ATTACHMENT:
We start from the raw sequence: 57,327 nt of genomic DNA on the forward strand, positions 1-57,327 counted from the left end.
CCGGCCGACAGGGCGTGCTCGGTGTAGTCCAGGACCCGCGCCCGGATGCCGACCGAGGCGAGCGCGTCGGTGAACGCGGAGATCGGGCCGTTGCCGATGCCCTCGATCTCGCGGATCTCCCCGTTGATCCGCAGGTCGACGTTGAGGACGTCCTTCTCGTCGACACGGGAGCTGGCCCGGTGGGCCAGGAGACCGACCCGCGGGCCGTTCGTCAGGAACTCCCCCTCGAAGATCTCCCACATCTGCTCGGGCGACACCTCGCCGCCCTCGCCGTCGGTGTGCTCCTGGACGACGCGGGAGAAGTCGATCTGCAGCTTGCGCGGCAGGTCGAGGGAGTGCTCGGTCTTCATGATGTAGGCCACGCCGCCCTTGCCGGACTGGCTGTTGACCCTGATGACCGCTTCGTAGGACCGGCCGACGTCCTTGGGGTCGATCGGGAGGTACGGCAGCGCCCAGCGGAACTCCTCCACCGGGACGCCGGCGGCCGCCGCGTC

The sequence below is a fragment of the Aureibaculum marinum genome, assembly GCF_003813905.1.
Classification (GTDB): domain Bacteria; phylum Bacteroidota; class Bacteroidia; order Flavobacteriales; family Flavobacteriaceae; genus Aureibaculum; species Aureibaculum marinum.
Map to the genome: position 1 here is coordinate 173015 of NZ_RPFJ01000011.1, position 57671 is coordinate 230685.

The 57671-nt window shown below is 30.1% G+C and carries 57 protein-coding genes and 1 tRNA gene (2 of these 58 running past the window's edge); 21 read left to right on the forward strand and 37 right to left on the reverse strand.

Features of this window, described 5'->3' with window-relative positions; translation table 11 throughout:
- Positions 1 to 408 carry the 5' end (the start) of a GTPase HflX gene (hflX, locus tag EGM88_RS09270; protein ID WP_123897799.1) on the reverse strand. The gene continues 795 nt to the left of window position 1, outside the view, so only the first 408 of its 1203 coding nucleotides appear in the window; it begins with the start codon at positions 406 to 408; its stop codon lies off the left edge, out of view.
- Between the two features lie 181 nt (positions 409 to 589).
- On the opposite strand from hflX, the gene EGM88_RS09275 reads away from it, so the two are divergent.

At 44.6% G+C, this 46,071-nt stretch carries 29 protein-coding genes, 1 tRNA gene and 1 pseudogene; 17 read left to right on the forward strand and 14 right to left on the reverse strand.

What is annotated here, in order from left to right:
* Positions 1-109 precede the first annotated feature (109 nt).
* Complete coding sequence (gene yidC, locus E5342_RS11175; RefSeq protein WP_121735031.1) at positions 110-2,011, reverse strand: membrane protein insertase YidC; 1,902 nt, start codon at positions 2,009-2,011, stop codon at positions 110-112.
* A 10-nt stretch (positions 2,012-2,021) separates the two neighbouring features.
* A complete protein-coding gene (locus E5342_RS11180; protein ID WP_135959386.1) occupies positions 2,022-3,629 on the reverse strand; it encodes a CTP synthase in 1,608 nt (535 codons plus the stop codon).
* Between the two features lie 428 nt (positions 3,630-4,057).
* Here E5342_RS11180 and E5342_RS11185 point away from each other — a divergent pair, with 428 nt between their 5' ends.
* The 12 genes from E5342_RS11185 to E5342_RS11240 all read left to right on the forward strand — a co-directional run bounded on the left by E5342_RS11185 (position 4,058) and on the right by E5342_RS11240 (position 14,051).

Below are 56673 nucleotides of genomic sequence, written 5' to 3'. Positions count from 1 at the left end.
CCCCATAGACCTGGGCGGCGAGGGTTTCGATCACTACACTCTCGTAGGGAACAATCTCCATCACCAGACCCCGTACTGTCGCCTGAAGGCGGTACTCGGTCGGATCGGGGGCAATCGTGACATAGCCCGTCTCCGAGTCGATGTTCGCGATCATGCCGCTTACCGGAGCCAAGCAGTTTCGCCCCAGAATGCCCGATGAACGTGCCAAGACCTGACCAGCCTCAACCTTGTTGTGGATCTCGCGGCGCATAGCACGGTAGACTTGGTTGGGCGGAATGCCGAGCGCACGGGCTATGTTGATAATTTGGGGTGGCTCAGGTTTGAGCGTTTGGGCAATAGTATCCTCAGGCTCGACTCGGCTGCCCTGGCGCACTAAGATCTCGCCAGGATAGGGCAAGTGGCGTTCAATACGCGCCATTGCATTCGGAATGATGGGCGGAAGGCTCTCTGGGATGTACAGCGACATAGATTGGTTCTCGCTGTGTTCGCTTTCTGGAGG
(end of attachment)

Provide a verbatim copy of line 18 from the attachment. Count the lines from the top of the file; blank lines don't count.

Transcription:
* Here E5342_RS11180 and E5342_RS11185 point away from each other — a divergent pair, with 428 nt between their 5' ends.